Families of persons missing, presumed dead, support bid to get law changed

Families of Claudia Lawrence and Gordon Simm support bid to get law changed

Claudia Lawrence

Gordon Simm

First published in News by

TWO Ryedale families have welcomed backing by the Lords for new legislation making it easier for people to settle the affairs of a relative who is missing, presumed dead.

Peers gave an unopposed third reading to the Presumption of Death Bill, which has already cleared the Commons.

Peter Lawrence, the father of missing Malton woman Claudia Lawrence, who has not been seen since she disappeared on March 18, 2009, has been campaigning for legal changes to help the relatives of people who have gone missing.

Mr Lawrence’s spokesman, Martin Dales, said he welcomed the rule change, which brought England and Wales into line with the situation already existing in Scotland.

“He is absolutely delighted,” said Mr Dales.

“We hope this will become law by Easter. This is relatively straightforward and is only part of what he has been campaigning for.”

Mr Dales said the next change they were seeking was for people to be able to obtain guardianship arrangements within months of someone going missing.

He said the Government had asked legal experts to examine whether suitable legislation could be drafted.

The new bill will enable someone to apply for a High Court declaration stating the relative is deemed dead after being missing for seven years.

Wendy Simm, from Kirkbymoorside, whose husband Gordon went missing while walking in Spain last July, also welcomed the news.

“Like Peter Lawrence, I am pleased that the bill, when it becomes law, will now hopefully allow myself and others to apply to the High Court for Presumption of Death Certificate,” she said.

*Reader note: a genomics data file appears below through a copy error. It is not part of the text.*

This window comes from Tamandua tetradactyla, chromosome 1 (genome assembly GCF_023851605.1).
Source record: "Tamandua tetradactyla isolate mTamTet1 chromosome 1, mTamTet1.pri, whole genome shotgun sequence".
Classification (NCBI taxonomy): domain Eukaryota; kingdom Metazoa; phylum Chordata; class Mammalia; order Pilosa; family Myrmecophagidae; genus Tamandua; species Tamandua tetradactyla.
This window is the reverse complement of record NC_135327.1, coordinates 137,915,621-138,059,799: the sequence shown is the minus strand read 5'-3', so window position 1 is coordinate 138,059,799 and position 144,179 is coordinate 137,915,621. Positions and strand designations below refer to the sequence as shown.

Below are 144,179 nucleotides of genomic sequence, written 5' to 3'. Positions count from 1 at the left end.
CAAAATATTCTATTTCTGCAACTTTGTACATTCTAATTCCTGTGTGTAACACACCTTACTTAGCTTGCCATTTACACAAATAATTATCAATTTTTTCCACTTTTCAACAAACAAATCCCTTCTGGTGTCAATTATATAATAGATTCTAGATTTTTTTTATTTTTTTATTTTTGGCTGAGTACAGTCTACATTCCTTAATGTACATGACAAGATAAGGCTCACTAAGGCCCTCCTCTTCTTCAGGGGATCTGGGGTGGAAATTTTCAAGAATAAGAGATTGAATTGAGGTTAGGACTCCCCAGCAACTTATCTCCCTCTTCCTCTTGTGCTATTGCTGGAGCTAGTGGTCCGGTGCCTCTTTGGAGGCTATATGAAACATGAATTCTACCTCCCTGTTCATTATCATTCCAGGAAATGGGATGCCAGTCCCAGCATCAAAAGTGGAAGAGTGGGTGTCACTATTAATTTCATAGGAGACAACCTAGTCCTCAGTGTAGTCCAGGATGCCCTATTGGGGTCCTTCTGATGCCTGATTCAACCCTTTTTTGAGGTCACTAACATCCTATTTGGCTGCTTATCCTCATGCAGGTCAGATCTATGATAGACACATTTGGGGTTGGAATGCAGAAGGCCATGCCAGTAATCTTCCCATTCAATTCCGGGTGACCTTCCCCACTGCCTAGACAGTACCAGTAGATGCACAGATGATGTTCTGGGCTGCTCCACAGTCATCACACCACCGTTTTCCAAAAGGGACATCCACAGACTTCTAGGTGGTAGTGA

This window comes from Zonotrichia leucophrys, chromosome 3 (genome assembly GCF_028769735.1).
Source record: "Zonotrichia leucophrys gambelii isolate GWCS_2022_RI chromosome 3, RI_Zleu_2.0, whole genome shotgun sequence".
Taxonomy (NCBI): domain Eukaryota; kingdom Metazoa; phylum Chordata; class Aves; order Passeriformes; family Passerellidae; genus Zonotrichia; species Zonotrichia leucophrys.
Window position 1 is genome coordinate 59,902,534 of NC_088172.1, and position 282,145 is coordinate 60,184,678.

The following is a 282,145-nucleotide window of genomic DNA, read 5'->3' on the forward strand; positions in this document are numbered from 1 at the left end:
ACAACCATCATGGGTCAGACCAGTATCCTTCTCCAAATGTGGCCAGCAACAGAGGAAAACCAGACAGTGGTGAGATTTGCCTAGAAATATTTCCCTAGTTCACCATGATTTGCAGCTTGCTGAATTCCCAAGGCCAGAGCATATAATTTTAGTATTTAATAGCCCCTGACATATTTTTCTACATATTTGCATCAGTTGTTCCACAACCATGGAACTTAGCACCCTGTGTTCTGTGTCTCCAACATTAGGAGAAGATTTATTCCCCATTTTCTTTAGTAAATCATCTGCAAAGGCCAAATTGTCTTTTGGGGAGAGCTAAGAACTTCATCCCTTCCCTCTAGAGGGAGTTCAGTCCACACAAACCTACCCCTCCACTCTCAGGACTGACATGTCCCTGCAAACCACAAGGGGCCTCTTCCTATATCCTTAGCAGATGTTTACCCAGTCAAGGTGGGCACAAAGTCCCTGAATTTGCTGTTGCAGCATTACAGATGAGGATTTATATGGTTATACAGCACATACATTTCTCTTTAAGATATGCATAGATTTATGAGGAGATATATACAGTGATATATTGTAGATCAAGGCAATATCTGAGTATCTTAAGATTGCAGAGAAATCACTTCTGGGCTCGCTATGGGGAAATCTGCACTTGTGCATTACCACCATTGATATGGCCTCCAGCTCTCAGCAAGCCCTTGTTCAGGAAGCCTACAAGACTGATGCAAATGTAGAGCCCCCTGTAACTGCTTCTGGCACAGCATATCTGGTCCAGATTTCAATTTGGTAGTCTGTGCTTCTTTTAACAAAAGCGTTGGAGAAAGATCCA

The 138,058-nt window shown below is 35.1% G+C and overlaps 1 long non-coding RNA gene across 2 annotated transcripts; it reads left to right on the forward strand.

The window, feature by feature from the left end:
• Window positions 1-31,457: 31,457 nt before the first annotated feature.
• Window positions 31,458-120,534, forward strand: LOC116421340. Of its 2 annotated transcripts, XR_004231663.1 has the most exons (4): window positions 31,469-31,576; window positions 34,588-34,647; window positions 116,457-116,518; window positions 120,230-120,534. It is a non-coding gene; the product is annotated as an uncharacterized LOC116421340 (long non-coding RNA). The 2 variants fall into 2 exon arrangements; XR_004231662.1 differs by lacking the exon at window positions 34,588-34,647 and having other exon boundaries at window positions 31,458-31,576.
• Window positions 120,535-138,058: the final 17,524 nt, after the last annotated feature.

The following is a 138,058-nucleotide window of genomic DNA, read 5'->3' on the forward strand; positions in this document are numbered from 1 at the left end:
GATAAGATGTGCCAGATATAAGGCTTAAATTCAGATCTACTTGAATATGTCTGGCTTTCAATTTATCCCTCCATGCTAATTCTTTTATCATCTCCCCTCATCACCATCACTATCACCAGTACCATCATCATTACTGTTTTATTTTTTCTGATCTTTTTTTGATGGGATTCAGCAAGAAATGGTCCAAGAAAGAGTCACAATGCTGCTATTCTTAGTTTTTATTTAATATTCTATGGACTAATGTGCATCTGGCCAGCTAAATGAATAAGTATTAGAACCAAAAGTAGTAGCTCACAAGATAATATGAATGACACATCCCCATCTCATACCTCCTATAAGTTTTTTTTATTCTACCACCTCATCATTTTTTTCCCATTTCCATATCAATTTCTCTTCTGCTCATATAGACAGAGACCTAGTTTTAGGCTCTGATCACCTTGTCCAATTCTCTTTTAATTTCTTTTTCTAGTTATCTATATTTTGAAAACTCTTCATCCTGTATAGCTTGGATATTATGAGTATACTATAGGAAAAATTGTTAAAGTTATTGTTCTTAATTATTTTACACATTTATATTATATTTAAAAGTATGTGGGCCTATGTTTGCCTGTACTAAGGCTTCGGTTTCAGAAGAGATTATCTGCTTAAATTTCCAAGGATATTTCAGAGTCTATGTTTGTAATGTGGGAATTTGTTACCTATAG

“My husband Gordon Simm disappeared while doing a mountain walk. His body to date has not been found and we, his family, believe he has lost his life.”

“While I do agree there has to be a reasonable time lapse, I still believe that seven years is a long time to wait to deal with the affairs of a missing person.

“This can place them in an intolerable position, often financially, as access to that person’s finances, pensions, etc, are frozen until a death certificate can be obtained or a presumption of death certificate.”

Mrs Simm said Peter has made great headway in fighting to get this bill passed.

“I personally thank him for all his efforts, turning his own grief into something positive is a wonderful thing to do,” she said.

“Not knowing what happened to our loved ones is the worst thing. Perhaps we will never know. Having a change in the law would help us to deal with their estate and gain some kind of closure.”

Liberal Democrat Baroness Kramer said families and friends suffered “horrendous trauma” when someone went missing.

Without a body, there could be no death certificate, as the person was legally presumed to be still alive, making it difficult to resolve financial and other issues.

Accepting loss was hard enough without the added stress of a “legal hunt-the-thimble” with multiple applications and processes to resolve legal issues under current procedures.

Baroness Kramer said the bill, which applies to England and Wales, was likely to lead to the issuing of about 30 to 40 presumption of death certificates a year.

Father speaks of “dreadful” ordeal

PETER Lawrence has spoken of how his Christian faith has helped him to endure the “dreadful” ordeal he has endured since his daughter Claudia’s disappearance.

Mr Lawrence said his Anglican faith had been “sorely tested” by his daughter’s disappearance nearly four years ago but without it, he would have found it “very difficult” to continue.

The 66-year-old solicitor, who is based in York, was speaking as he helped launch the book Gone, by Neil Root, on the disappearance of his daughter and his search for the truth about what has happened to her.

Mr Lawrence and Claudia’s friend, Suzy Cooper, appeared on BBC Breakfast on Monday to discuss the book and on This Morning yesterday.

“I think without my faith it would have been very difficult to keep going; I regard prayer as not being something where you drop on your knees and put your hands together, you can pray all the time, you pray wherever you are, you don’t need to be in church,” he said.

The book has been launched close to the fourth anniversary of the chef’s disappearance.

She was last seen on March 18, 2009, near her home in Heworth, York, and the last anyone heard from her was when she sent a text message to a friend that evening.

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